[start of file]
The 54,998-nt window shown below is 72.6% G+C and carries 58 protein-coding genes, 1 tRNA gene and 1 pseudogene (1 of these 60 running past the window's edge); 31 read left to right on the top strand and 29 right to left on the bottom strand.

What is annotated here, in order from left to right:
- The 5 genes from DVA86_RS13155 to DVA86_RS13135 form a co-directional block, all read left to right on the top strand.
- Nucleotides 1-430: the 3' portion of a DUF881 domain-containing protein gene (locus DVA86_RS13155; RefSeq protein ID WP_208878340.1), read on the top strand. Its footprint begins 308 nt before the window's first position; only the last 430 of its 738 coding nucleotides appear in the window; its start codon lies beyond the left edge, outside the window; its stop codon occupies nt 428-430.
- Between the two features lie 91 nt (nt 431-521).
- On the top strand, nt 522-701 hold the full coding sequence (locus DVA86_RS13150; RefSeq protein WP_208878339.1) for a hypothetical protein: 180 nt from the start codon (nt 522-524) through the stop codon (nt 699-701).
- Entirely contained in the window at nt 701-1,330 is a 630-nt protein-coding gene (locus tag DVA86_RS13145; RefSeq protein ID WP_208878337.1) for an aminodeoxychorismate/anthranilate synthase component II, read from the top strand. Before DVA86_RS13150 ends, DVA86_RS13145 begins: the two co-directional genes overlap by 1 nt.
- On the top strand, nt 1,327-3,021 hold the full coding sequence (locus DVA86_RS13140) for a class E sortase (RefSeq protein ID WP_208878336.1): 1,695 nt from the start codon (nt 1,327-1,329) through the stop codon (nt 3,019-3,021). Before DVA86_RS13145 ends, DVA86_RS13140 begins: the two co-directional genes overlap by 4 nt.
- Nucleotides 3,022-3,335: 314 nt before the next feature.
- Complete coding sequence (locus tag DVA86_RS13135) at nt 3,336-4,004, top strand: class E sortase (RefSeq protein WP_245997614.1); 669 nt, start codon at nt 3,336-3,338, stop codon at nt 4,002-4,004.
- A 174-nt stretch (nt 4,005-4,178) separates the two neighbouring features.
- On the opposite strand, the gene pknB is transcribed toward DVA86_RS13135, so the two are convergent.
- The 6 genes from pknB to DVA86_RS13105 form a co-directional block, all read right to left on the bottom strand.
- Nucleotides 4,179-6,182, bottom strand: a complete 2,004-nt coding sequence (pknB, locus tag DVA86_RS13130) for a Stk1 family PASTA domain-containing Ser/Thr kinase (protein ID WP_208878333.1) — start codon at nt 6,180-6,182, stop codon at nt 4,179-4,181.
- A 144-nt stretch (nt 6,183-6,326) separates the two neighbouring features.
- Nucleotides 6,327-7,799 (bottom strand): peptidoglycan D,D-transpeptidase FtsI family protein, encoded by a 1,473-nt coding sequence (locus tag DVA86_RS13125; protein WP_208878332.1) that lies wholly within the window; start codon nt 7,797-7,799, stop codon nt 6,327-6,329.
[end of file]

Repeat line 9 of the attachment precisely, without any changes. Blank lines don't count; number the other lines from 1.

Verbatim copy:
- Nucleotides 3,022-3,335: 314 nt before the next feature.